Tag Archives: book reviews

Those Lovely Moments

rosesFrom time to time authors get incredibly humbling messages about what their books have meant to people. Balancing out the egotism that follows these moments are the one-star reviews and snarky private messages. So please don’t get the idea that it’s all teacups and roses once you publish. 😉

But it is lovely to know that at some point in other people’s lives you’ve said something that counts. And this post from a Facebook friend this morning made me cry:

You saved my life last night! I got some bad news from a family member and I was really upset and could feel my heart pounding in my teeth so I figured there was not calmness going on in my body. It was bedtime and I knew I wouldn’t be able to fall asleep. My favorite things to do before bed is to read but I was just agitating too much! I thought, I need a good book that is all about hope, courage, persistence and yes scary times but coming out on the other side after walking with faith and hope to a new life. So I thought of rereading your book, “The Little Bookstore of Big Stone Gap.” It was a great decision because I became calm and hopeful that all would work out. Powerful stuff at midnight on an ordinary Thursday night! So thank you and I am looking to continuing the story today. Peace.


Filed under Big Stone Gap, book reviews, bookstore management, folklore and ethnography, Life reflections, publishing, reading, small town USA, Uncategorized, writing

The Romantic Code

This morning Jack prepared to depart into the basement and pursue renovations, but before he headed down the stairs he updated me on the boxes and bags of trade-ins people had brought, that he “hadn’t had time” to get to yet.

Among them were a bag of romances from one of our regular customers, a woman we call “The Lady.” Always well-turned-out, this elderly woman brings in her exchanging romances in rubber-band-wrapped bundles of five, and takes her time going through the stash to see what she’s read.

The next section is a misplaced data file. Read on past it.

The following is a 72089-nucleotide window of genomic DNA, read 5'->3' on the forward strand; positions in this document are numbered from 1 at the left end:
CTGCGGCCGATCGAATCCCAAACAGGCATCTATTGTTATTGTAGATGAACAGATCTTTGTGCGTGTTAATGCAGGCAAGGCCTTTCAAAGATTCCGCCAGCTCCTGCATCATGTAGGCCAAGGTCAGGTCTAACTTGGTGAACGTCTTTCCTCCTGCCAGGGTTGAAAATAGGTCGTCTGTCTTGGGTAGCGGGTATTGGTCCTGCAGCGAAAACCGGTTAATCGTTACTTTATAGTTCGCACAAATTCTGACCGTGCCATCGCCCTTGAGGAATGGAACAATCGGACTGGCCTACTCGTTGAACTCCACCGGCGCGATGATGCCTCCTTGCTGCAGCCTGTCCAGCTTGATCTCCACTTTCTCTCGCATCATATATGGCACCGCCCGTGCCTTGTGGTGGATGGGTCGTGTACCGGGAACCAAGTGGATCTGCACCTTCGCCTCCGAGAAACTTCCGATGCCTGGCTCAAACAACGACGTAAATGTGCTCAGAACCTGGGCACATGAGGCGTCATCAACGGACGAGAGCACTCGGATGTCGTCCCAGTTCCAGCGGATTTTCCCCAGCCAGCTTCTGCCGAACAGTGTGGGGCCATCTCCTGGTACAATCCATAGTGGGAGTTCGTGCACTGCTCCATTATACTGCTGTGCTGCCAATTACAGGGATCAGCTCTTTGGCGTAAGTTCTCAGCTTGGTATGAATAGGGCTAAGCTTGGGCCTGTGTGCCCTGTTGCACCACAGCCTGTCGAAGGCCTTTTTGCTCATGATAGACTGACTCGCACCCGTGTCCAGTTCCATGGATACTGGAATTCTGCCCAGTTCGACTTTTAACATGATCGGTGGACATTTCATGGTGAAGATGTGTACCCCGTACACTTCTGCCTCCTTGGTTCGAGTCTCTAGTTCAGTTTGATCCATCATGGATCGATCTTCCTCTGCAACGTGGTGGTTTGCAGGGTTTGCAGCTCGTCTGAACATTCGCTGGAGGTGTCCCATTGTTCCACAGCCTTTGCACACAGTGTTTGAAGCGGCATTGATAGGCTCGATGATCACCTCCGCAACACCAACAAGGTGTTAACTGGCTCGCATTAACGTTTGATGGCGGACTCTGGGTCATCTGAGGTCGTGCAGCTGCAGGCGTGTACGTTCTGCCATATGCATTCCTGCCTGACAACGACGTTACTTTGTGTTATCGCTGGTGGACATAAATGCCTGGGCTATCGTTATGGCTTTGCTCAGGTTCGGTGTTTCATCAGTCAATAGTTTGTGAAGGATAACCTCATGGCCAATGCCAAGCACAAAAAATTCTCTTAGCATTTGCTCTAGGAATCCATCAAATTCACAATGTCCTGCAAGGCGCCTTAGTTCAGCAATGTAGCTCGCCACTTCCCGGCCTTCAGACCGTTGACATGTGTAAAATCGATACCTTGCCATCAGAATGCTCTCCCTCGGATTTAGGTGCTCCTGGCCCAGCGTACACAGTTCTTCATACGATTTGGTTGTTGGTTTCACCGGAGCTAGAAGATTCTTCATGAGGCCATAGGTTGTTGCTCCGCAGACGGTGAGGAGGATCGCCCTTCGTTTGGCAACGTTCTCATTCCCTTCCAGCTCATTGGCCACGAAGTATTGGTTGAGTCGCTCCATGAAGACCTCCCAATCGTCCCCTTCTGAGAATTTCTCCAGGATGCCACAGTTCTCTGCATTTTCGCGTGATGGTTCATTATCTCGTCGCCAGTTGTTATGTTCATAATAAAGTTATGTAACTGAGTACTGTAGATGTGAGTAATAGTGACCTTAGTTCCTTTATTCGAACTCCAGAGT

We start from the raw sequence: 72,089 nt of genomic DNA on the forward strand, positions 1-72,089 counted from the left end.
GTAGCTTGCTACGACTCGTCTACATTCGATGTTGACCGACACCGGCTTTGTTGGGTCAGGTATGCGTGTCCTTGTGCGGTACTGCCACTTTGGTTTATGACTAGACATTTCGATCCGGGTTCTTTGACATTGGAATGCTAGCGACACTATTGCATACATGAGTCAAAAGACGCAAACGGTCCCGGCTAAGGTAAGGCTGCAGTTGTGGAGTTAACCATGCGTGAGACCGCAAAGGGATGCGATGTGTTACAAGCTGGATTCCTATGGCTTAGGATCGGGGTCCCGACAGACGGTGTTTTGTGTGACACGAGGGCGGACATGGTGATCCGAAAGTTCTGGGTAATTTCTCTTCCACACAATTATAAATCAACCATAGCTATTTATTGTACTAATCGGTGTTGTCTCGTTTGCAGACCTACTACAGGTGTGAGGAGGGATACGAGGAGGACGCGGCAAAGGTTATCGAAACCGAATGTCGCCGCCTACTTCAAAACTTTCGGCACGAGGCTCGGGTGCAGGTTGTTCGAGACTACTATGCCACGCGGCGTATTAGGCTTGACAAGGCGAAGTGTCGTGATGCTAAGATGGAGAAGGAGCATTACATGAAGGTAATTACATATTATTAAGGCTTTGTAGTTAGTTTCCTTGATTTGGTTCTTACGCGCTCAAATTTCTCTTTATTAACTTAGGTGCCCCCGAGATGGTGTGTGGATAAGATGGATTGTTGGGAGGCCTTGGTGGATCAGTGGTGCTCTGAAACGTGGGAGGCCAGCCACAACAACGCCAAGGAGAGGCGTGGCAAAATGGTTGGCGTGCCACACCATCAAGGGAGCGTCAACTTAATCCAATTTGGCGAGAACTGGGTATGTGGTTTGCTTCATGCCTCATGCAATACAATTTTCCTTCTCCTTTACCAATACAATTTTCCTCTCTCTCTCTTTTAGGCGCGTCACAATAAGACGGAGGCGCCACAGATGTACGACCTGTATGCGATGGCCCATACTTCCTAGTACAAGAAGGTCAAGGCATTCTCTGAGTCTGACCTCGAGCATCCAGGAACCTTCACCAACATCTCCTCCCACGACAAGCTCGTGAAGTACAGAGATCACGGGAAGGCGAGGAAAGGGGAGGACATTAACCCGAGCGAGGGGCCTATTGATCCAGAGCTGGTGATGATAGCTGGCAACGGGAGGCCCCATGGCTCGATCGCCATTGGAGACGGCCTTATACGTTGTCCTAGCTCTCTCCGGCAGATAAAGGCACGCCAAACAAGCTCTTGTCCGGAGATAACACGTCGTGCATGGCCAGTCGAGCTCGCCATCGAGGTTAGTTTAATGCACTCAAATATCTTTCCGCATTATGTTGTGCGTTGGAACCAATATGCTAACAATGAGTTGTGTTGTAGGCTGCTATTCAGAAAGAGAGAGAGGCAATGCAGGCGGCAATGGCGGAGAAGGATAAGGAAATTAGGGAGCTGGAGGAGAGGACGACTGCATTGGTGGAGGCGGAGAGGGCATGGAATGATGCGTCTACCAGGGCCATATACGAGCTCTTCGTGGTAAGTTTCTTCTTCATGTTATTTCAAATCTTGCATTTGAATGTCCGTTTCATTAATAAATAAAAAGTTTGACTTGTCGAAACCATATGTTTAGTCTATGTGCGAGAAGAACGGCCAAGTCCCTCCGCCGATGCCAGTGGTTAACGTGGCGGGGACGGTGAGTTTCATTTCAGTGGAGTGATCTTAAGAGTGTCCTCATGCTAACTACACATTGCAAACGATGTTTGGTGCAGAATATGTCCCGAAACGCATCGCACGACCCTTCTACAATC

“We had that dinner on last night [The SOUL FOOD OF LOVE] so I didn’t have time to help her look, and I asked her to come back today. It would take for bloody ever for her to go through our romances.”

I gave him an odd look. “She only has to look for her initials.”

He gave me a befuddled look, as if I had suddenly spoken in Yiddish with a lisp.

“Don’t you know how women keep track of which romances they’ve read?” I asked, laughing. “Six years in the book business and you haven’t got this?”

“I rather left them to get on with things at that end of the shop,” Jack said, looking at the floor.

So I have now let him in on the secret codes, ladies, and I realize normally we don’t share the rules with men, but heck, he’s a bookslinger, so it’s in your best interest.

And in case anyone else didn’t know about this, think of it as the equivalent of that intricate hobo hieroglyphic system, the one that distinguishes nice women from people with mean dogs, etc. Women initial, or leave stickers, or write a shortened version of their first name, in romance paperbacks they have read, before returning them to second-hand book shops.

IMG_3605“The Lady” actually looks for the initials D.J. in the books she reads; as she said, “If D.J. liked it, so will I.” But she eschews ARD (a scrawl run together).

“That ARD woman.” The Lady said, shaking her head over a Sandra Brown mystery. “I don’t understand her tastes. Who wants to read such garbage?”

Follow the signals, and you can’t get too far off the trail.


Filed under Big Stone Gap, book reviews, bookstore management, humor, small town USA